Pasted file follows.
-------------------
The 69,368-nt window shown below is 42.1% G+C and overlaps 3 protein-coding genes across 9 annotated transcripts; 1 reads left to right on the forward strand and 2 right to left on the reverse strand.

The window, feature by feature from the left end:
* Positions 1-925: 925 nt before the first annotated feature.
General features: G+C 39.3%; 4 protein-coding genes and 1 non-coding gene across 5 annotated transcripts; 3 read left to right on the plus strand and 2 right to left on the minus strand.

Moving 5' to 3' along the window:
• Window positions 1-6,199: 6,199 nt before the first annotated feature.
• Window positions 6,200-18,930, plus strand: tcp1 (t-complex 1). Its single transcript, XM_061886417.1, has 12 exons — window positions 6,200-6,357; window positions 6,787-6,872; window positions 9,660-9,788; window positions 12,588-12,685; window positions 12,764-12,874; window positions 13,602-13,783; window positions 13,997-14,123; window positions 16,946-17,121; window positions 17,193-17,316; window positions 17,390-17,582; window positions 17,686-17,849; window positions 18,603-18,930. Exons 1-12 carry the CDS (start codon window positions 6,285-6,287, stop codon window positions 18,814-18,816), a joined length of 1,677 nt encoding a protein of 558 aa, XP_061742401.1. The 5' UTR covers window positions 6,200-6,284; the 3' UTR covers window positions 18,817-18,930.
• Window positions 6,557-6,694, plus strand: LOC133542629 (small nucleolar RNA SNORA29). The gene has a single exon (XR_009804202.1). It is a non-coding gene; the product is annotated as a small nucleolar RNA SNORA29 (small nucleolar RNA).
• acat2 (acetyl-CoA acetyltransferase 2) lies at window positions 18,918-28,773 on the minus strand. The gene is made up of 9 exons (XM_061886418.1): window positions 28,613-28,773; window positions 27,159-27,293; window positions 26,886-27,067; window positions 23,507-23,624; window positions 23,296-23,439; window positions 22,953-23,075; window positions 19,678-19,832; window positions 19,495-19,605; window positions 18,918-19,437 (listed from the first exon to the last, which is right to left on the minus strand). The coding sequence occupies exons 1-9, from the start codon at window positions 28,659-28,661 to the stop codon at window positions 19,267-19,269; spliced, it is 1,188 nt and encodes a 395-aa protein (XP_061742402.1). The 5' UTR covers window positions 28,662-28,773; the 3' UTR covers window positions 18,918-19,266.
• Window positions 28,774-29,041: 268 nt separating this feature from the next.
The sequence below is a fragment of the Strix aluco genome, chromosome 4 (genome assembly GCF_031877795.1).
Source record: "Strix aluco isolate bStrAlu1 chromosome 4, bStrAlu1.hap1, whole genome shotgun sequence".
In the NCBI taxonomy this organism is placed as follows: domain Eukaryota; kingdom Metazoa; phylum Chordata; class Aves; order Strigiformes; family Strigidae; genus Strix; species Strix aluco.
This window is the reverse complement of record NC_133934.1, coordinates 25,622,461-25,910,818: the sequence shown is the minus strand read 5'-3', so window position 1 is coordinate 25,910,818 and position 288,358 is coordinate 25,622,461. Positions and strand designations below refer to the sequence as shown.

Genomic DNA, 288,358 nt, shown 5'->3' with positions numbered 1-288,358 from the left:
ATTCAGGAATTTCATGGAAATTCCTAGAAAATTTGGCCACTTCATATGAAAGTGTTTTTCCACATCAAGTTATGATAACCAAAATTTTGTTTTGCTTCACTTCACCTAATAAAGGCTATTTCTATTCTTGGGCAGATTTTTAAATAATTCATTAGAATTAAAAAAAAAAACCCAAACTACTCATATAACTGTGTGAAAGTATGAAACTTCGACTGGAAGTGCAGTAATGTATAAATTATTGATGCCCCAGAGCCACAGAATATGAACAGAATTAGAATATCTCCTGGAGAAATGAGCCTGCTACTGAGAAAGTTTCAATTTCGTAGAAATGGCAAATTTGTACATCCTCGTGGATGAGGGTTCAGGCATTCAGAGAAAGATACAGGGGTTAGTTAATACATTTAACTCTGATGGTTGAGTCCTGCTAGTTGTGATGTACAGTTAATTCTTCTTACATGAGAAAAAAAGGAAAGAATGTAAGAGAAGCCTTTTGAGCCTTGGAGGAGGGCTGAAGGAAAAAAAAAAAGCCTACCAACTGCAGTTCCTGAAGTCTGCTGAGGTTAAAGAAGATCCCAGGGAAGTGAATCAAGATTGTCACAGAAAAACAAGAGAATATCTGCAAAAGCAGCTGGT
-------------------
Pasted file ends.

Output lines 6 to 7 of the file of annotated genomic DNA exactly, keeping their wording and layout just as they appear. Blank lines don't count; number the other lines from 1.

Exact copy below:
• Window positions 1-6,199: 6,199 nt before the first annotated feature.
• Window positions 6,200-18,930, plus strand: tcp1 (t-complex 1). Its single transcript, XM_061886417.1, has 12 exons — window positions 6,200-6,357; window positions 6,787-6,872; window positions 9,660-9,788; window positions 12,588-12,685; window positions 12,764-12,874; window positions 13,602-13,783; window positions 13,997-14,123; window positions 16,946-17,121; window positions 17,193-17,316; window positions 17,390-17,582; window positions 17,686-17,849; window positions 18,603-18,930. Exons 1-12 carry the CDS (start codon window positions 6,285-6,287, stop codon window positions 18,814-18,816), a joined length of 1,677 nt encoding a protein of 558 aa, XP_061742401.1. The 5' UTR covers window positions 6,200-6,284; the 3' UTR covers window positions 18,817-18,930.